In the same way most people don’t really need to know the features of a product (beyond the fact that they’ll meet their needs, of course), they don’t really care about the technical information and they don’t want to be bombarded with jargon. Unless they’re an engineer or a developer, they only want to know about the benefits, the possibilities and the lifestyle enhancements your product will bring. Give them access to the technical specifications by all means, but don’t have it front and centre in your marketing materials – that’s not what they’ve come looking for.

  1. Encourage them to act

The best copy in the world is not going to get you any sales unless you’re actually asking people to buy… and then making it easy as possible for them to do so. Every piece of content you push out should contain a strong call-to-action (CTA) and a fuss-free way for your audience to take that action. A ‘Buy it now’ or a ‘Send us a message’ button that lets them take immediate action will massively improve the chances of your copy converting into sales.

Every piece of content you push out should contain a strong call-to-action (CTA) and a fuss-free way for your audience to take that action

  1. Back up your words with numbers

Numbers and statistics are a great way of lending credibility to your words (and your business) by making your claims solid and quantifiable. But, whatever you do, don’t get caught in the trap of making bold claims to make yourself sound better – unless you can prove your numbers as 100% accurate, you risk them coming back to bite you on the arse. Better to be honest with genuine figures that aren’t quite as ‘impressive’, than discredited and untrusted by being caught in a big fat whopper.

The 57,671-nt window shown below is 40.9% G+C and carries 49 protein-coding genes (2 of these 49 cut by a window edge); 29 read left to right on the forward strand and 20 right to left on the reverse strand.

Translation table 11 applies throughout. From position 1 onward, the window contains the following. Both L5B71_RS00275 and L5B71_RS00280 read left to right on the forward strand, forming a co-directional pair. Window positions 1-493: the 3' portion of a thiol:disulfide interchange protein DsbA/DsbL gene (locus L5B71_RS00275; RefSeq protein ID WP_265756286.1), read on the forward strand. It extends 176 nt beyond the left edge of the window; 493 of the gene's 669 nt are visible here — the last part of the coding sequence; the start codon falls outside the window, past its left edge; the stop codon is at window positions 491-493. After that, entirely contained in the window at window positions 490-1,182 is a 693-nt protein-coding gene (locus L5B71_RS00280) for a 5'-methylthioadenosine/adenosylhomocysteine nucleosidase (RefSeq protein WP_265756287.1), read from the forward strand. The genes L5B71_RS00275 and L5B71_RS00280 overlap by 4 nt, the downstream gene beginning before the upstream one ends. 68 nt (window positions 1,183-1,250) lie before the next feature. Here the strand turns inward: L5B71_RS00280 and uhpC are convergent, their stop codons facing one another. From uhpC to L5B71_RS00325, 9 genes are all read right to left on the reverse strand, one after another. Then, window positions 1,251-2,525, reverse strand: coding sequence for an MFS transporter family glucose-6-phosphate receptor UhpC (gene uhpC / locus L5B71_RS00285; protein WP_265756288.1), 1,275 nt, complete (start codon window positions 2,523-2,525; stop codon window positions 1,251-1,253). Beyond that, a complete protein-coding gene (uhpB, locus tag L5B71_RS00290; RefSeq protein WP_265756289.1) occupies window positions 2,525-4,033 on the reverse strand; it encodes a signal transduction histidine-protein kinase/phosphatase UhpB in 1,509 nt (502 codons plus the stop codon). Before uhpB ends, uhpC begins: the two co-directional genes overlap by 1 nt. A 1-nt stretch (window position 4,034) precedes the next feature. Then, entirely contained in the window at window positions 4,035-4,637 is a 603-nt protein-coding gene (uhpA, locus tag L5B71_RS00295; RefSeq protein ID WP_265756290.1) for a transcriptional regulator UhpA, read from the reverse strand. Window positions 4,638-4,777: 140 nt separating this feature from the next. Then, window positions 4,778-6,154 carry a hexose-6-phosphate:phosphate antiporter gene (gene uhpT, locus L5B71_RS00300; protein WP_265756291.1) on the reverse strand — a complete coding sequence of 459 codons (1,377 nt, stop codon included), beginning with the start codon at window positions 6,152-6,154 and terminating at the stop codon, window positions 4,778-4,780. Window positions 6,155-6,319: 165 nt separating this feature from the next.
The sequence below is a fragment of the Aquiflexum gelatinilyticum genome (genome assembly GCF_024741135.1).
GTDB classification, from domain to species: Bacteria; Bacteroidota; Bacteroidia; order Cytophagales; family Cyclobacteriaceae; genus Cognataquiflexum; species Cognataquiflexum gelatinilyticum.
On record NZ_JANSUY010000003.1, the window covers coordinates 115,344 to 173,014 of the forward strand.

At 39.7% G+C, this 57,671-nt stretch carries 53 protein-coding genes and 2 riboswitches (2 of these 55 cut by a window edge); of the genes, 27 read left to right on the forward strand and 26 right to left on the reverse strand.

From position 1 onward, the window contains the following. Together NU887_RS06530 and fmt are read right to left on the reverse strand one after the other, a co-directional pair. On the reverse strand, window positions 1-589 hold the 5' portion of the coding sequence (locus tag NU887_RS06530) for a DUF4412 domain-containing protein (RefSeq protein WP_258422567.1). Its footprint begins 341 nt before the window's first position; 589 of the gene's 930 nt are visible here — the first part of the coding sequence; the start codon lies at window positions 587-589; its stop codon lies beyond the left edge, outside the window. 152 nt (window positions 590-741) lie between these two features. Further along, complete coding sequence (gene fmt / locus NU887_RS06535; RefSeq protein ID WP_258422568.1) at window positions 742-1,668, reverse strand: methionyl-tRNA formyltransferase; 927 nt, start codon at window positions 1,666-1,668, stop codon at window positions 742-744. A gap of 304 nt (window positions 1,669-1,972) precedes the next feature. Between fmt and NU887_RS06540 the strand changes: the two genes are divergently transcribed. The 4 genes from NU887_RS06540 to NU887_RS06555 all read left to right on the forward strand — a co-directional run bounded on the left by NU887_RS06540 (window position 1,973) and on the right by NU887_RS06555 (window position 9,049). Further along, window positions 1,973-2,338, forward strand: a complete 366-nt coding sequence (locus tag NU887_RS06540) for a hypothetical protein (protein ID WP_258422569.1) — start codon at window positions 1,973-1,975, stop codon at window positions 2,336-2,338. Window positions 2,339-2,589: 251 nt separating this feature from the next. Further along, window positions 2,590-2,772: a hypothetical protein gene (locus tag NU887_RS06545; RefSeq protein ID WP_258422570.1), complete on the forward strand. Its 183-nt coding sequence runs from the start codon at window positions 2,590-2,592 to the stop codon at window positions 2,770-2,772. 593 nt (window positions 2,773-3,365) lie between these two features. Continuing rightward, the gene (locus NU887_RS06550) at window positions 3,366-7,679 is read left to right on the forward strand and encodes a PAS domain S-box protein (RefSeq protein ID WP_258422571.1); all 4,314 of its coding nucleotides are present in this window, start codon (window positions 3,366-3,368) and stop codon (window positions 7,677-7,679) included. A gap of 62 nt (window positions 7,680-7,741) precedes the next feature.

1. Let others do the talking

The most persuasive copywriters your business will ever have is a legion of existing happy customers. They are your most effective brand ambassadors, and you should work in their words of praise at every given opportunity. Plaster your 5-star reviews over social media. Pepper your blog posts with snippets from testimonials. No copy will ever be as compelling for prospective customers as people who have already had an amazing experience with your business and your product.

… whatever you do, don’t get caught in the trap of making bold claims to make yourself sound better – unless you can prove your numbers as 100% accurate, you risk them coming back to bite you on the arse

  1. Proofread before publishing

There’s very little that will damage your credibility quite like a whopping turd of a spelling or typing error. You need to make sure the words you are sending out into the world reflect the level of quality you want people to see in your products and your business. Having someone look over your copy before you hit ‘Publish’ might take a bit more time in the first place, but it will almost certainly spare you reputational damage that could affect your business for months.

Copy that sells, without you having to lift a finger

For many small businesses, the benefits of paying a professional to write their blog posts and emails far outweighs the financial cost. If this is you, and you’d rather outsource your copywriting so you can get on with running and growing your business, give Comma Chameleon a shout. We’ll make sure your copy is working hard for your business, and you won’t have to lift a finger.

Drop us an email at hello@commachameleon.co.uk, ping us a message on Facebook or Instagram, or hit us up using the button below.

Cheers,

The Chameleon

Looking for more tips on marketing your small business? Check out these other blog posts…

How to write an effective landing page

AIDA: How to sell your stuff

Why you need an email newsletter

How to start blogging

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About Comma Chameleon

Comma Chameleon is a Manchester-based team of copywriters, editors and proofreaders, with decades of experience. We work with clients throughout the UK to bring colour to content and clarity to messages, no matter the size, format or platform. We simply love words, whether they’re yours or ours.